Even if the video players on Facebook and YouTube are pretty basic, they do get the job done.  And again, they’re free, aside for the time you put into content creation.

So there’s a lot of value in examining the benefits of promoting – and maybe hosting your film on Facebook as opposed to a conventional website. 

There are a lot of benefits to hosting your work on Facebook.  Granted, there are several ways of getting it out there:  You can put your film on YouTube (or Vimeo), you can create a website, or you might create a Facebook page.  Regardless of how that happens, though, people are at some point going to start talking about your film on Facebook.  It might even start making the rounds there.  But the reach of people sharing your Facebook page versus that of people sharing your film’s site will be much much greater.  One major reason for this is that the algorithm that Facebook uses to share things strongly favors content that will keep a user on the Facebook site.  The more times advertisements get pushed out in front of users’ faces, the more revenue Facebook gets.  So if a few people watch, then share your film, you’ll probably get more people viewing your Facebook page than if those same people shared a dedicated website.

Now About Your Audience …
Sounds like a done deal, doesn’t it?  Facebook seems to win all around.  But there’s one more perk to creating a Facebook page, and that has to do with how you communicate with your audience.  On Facebook, that communication can be real-time.  In other words, you can use Facebook to communicate with your fans on a moment’s notice.

On Facebook, as soon as someone posts a thing, you get a notification.  You can’t beat that for ease and speed of use.  You can build a following, an entire community surrounding your film on Facebook.  And your audience will grow, as communities tend to do.  About the only area in which a dedicated website beats Facebook is if you wanted to have multi-threaded forums.  Of course, those can be pretty tedious to install.  And Facebook does offer the one thread to you, which is great for disseminating information about your project.  People can talk about it on there, too; always a plus.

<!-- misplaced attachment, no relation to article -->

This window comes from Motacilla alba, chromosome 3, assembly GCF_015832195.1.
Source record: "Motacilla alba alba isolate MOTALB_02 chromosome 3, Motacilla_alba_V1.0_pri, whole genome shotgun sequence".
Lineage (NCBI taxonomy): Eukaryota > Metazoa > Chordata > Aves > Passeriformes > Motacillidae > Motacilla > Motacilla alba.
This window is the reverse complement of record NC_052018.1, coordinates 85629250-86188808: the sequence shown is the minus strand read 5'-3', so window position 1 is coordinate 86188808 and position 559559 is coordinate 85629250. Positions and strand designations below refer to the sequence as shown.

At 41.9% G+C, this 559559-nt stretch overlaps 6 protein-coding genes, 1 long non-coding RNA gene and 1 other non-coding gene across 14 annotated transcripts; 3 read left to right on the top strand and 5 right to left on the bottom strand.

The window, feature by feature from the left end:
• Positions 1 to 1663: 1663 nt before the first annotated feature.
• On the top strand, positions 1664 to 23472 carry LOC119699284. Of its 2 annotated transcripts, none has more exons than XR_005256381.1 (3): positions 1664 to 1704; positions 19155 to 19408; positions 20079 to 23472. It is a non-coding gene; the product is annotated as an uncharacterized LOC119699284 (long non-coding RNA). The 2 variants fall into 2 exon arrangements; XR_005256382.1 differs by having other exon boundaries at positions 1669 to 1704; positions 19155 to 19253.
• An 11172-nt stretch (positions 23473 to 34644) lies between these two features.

Sure, it’s easy to configure WordPress.  It’s even easy to do so on the fly, from your phone.  But it’s still not as easy as using the Pages app provided by Facebook. 

If you’re making a low-budget short piece, setting up an entire website solely for promotional purposes just isn’t feasible.  You’ll be spending money that you’ll likely never get back.  On the other hand, though, if you want to sell merchandise (or if you wanted to install forums, as above), a dedicated site is the way to go.  Although they are improving it, the merch portions of Facebook are currently pretty fickle.  So if you think you’ll have a market for hats, shirts, pom-poms and DVDs of your movie, then for e-commerce purposes, a dedicated site is the way to go.

There is one more situation in which a full website is preferable.  That’s when you have a large body of your work to showcase.  Using a dedicated site, it’s easy to put all of that work on a single easily accessed page.  It’s harder to do on Facebook.  Not only is there a river of status updates to navigate, but any additional work has to be buried at least one or two clicks deep.

And let’s face it:  The harder people have to work at finding your great Making Of featurette, the less likely they are to actually watch it.

The Takeaway
What’s the takeaway here?  If you want to have an entire exhibition showcasing all of your project, then make a website.  On the other hand, if all you have is a short film (and maybe one or two other things) then it’s better to avail yourself of Facebook’s great Pages feature.

On Advertising
When was the last time you took a look at your Facebook feed?  If it was any time in the last month, you’ve seen a Sponsored Post.  These are “smart” promotions.

Facebook Pages looks at what categories a thing is in, and pushes content out to people who have expressed similar interests.  For example, if you already follow several different romance pages, and I had a film named “Pretty Woman Redux,” then posts about my film would likely appear in your timeline, since I’ve targeted those kinds of keywords.

You can do pretty much the same thing with a website, but the process is much more involved.  And you have to use a third-party ad manager.  More money down the drain.